Nature of Action: A patient of an ophthalmologist sought damages for his failure to properly diagnose and treat her condition.

Superior Court: The Superior Court for King County, No. 793746, Edward E. Henry, J., on December 27, 1976, entered a judgment on a verdict in favor of the defendants.

Court of Appeals: Holding that the standard for professional medical negligence was deviation from the standards of the medical field involved and that the possibility of a mistaken diagnosis was not within the concept of informed consent, the court affirms the judgment.

Helsell, Fetterman, Martin, Todd Hokanson and Richard S. White, for appellants.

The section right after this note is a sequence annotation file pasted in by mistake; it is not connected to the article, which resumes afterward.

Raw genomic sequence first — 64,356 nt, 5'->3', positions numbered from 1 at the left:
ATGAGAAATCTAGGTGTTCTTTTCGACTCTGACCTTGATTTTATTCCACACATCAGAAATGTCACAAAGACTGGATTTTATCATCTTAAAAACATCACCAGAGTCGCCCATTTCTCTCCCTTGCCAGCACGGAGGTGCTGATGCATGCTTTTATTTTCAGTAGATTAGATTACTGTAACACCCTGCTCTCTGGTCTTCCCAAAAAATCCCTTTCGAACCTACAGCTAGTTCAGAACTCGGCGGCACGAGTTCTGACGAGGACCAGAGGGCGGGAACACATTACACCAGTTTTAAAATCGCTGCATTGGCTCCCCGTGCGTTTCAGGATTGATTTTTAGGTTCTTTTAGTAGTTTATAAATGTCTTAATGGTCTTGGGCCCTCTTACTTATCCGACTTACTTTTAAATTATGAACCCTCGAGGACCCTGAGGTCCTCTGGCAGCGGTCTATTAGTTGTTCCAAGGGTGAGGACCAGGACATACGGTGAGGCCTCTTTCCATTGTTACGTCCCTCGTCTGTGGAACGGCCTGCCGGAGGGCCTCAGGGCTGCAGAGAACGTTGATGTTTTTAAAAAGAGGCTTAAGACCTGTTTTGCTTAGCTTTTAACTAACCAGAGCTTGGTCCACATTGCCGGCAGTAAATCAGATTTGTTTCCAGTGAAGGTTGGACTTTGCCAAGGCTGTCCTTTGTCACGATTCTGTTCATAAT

Williams, Lanza, Kastner Gibbs, Henry E. Kastner, and Joel D. Cunningham, for respondents.

In May 1972, the plaintiff Elisabeth Gates visited the defendant Eye Clinic where Drs. Charles Boylan, Wood Lyda, James Hargiss, Murray Johnstone, Carl Jensen, and Walter Petersen are associated in the practice of ophthalmology. She was suffering from failing eyesight and experiencing blurred vision. Dr. Hargiss at that time took her eye pressure with a Schiotz tonometer. The reading, 24 in each eye, was on the borderline of that which would indicate glaucoma. Dr. Hargiss examined Mrs. Gates' optic nerve with a direct ophthalmoscope and observed no abnormality. Her eyes were not dilated, nor was she given a visual field examination by the defendants.